The relationship between fibrinogen levels after cardiopulmonary bypass and large volume red cell transfusion in cardiac surgery: an observational study.
Background: Coagulopathy leading to excessive blood loss and large volume red cell transfusion is a frequent complication of cardiac surgery with cardiopulmonary bypass (CPB) that may be caused by low perioperative fibrinogen levels. We explored the relationship between post-CPB fibrinogen levels and large volume red cell transfusion.
Methods: Patients who underwent cardiac surgery with CPB from 2005 to 2011 at a single institution and had a fibrinogen level measured after CPB were included in this retrospective observational study. The relationship between post-CPB fibrinogen levels and large volume red cell transfusion (defined as ≥5 units transfused on the day of or the day after surgery) was assessed by cubic spline function and receiver operating characteristic analyses. The independent relationship between fibrinogen levels and large volume transfusion was assessed by multivariable logistic regression and propensity score analyses.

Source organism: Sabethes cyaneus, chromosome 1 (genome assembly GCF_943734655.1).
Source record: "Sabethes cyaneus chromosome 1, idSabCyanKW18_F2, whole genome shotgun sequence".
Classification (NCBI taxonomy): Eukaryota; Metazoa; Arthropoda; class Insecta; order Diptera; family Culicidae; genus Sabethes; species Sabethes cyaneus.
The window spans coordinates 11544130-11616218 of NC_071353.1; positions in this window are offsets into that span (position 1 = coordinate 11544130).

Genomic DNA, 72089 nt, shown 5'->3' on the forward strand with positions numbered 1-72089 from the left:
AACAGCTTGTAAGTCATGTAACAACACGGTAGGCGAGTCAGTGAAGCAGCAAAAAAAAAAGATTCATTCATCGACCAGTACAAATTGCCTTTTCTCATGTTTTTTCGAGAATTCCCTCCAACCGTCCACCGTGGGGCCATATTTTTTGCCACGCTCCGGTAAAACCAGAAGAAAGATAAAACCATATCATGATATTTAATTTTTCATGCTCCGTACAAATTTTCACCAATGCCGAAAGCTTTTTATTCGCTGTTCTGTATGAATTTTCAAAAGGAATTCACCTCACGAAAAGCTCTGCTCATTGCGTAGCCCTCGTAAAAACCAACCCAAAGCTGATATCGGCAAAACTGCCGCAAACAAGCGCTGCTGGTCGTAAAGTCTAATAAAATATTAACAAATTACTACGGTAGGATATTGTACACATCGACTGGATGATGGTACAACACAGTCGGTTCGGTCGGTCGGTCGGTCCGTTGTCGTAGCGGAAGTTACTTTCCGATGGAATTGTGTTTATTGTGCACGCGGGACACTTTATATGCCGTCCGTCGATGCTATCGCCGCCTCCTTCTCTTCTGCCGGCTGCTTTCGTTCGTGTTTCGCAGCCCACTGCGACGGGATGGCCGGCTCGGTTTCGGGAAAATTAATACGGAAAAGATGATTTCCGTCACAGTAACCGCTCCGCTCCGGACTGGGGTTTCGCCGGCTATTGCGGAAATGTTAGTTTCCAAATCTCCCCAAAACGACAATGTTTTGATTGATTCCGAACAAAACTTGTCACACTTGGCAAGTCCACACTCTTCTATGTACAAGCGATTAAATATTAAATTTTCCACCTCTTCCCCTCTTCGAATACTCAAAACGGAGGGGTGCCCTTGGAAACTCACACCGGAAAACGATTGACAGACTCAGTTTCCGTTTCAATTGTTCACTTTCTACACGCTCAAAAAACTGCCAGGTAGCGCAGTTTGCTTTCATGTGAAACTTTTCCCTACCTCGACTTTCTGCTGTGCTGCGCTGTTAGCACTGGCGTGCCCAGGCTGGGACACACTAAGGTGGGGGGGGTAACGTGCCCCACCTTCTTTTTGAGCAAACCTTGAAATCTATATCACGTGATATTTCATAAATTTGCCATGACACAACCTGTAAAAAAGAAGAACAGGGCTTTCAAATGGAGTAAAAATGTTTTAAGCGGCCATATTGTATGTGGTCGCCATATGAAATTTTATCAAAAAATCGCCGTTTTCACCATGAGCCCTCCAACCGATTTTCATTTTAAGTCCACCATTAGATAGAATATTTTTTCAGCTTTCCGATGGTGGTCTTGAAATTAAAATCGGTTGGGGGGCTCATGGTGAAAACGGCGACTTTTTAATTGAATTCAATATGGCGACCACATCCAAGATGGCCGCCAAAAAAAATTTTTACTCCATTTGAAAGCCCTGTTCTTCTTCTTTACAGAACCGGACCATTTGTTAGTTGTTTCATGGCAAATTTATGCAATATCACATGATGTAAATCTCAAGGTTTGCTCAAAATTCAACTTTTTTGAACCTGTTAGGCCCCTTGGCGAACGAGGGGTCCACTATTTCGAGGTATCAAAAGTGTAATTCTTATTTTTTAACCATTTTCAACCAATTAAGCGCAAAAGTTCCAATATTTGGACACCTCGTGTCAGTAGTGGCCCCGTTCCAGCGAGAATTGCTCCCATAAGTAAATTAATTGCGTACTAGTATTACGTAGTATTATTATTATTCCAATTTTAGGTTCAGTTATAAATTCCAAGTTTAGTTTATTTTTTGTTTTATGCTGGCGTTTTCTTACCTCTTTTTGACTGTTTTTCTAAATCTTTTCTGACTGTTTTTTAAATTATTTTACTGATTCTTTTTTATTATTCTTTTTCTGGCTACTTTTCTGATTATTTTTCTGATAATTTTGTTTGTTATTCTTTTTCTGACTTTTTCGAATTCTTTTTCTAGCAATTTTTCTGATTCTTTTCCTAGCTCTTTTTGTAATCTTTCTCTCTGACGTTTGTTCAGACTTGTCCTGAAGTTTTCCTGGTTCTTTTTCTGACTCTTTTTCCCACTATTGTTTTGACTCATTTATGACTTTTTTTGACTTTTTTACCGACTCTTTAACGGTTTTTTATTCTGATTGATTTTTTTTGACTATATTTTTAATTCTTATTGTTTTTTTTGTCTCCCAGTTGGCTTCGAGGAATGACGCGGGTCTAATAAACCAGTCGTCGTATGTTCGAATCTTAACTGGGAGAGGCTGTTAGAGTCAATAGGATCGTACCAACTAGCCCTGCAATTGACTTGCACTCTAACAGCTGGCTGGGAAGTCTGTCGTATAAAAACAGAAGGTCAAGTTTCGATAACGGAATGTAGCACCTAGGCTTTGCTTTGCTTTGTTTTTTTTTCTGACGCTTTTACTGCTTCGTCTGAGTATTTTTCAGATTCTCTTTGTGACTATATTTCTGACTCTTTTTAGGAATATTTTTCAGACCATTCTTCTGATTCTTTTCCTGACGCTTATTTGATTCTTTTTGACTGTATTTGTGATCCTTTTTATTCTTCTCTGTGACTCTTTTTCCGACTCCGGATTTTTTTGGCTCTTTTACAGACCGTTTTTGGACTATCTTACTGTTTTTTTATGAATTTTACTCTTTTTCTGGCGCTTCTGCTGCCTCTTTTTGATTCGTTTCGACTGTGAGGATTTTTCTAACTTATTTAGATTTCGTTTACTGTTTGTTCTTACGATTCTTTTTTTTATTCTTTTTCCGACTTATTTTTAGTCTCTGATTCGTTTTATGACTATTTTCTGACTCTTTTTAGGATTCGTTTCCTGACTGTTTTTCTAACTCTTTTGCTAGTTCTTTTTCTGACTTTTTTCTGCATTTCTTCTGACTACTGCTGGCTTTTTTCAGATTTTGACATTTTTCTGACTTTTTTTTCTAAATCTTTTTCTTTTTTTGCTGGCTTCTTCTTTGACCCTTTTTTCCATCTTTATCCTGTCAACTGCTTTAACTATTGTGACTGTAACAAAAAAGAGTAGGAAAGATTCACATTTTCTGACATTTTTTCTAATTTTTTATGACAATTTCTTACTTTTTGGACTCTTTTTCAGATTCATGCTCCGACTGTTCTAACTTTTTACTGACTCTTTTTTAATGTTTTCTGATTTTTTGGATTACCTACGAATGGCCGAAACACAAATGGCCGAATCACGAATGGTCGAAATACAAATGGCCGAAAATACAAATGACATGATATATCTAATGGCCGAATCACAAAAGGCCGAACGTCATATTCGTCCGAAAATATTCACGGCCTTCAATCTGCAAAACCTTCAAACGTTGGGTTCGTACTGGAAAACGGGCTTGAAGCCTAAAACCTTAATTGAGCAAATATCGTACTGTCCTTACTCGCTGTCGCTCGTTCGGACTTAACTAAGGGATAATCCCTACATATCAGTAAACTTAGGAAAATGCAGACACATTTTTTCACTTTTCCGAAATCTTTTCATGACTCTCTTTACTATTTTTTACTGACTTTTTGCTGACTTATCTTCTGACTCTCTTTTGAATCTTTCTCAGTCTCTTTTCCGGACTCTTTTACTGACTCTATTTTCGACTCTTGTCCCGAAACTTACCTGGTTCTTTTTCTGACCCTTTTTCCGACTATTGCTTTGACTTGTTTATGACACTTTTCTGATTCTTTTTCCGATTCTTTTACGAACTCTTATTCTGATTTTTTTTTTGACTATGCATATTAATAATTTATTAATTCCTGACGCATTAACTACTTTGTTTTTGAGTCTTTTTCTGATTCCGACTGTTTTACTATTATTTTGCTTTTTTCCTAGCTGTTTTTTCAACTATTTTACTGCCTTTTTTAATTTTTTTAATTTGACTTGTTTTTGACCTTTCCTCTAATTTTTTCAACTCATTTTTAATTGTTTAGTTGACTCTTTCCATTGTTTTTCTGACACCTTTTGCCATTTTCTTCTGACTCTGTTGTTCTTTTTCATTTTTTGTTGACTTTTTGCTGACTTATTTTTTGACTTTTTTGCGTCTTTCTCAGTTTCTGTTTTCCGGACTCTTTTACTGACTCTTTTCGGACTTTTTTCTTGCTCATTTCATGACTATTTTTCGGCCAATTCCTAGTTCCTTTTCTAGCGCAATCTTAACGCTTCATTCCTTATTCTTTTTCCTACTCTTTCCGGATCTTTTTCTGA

Results: In the 4606 patients included, the probability of large volume transfusion increased when fibrinogen levels decreased below approximately 2.0 g/L. Using <2.0 g/L as the threshold for low fibrinogen, 1918 (42%) were categorized into the low fibrinogen group, of whom 363 (18.9%) had large volume transfusion compared with 164 (13.5%) of the 2688 patients whose fibrinogen level was ≥2.0 g/L (P < 0.0001). In the low fibrinogen group, the unadjusted odds ratio (95% confidence interval) for large volume transfusion was 1.5 (1.3–1.7). The risk-adjusted odds ratio obtained by logistic regression was 1.8 (1.4–2.2) and by propensity score methods was 1.5 (1.2–2.0).
Conclusions: While this study was not equipped to detect the critical fibrinogen level in bleeding patients, its results suggest that current recommendations that fibrinogen replacement not be initiated in bleeding patients unless fibrinogen levels decrease below 0.8 to 1.0 g/L may be too conservative. Randomized trials are needed to determine whether maintaining higher fibrinogen levels in bleeding patients can reduce blood loss and transfusions and by that means improve clinical outcomes in cardiac surgery.